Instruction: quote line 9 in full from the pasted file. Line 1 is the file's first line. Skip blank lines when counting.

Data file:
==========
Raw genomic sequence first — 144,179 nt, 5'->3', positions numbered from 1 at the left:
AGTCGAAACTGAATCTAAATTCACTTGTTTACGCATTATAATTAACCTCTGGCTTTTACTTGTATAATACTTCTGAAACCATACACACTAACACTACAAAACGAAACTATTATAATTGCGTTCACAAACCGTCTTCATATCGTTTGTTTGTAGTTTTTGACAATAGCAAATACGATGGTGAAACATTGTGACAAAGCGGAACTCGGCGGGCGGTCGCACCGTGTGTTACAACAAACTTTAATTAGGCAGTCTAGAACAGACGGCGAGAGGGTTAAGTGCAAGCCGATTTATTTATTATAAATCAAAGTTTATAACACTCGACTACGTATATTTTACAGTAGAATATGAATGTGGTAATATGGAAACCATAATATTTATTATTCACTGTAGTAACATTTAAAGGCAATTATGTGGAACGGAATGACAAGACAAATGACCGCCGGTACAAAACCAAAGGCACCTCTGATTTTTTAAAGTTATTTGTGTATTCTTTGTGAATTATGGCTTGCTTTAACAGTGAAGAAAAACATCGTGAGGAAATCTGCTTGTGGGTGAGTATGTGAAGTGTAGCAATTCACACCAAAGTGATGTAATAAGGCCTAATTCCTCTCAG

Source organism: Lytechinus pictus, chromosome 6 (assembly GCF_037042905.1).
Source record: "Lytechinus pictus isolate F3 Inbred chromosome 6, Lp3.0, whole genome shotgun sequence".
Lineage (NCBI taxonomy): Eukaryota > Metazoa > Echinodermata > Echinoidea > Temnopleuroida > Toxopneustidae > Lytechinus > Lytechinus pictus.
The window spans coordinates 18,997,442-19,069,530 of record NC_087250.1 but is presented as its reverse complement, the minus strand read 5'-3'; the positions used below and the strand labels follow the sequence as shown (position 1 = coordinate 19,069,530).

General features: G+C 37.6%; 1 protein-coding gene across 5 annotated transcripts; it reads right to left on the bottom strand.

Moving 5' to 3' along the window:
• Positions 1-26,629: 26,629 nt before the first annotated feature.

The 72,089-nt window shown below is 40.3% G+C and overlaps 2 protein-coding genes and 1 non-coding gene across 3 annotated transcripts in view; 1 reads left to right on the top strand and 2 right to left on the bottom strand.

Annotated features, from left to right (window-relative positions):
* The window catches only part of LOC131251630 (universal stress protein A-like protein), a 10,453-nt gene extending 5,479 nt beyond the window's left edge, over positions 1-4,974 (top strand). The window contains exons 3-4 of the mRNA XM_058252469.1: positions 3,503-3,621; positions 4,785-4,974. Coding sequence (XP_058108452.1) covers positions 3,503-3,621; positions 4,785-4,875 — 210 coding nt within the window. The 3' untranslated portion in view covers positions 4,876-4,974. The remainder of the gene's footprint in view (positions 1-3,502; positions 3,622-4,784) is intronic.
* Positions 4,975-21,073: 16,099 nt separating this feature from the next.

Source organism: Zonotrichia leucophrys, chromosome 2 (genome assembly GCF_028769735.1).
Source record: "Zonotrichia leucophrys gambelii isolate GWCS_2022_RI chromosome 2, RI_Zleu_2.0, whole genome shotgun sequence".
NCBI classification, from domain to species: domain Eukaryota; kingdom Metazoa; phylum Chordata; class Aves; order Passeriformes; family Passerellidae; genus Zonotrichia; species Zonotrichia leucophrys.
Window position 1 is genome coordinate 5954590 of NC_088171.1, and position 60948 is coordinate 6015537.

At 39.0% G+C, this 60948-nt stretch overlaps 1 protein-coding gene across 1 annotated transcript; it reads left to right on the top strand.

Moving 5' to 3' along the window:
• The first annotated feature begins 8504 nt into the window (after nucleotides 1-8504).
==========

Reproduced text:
• Positions 1-26,629: 26,629 nt before the first annotated feature.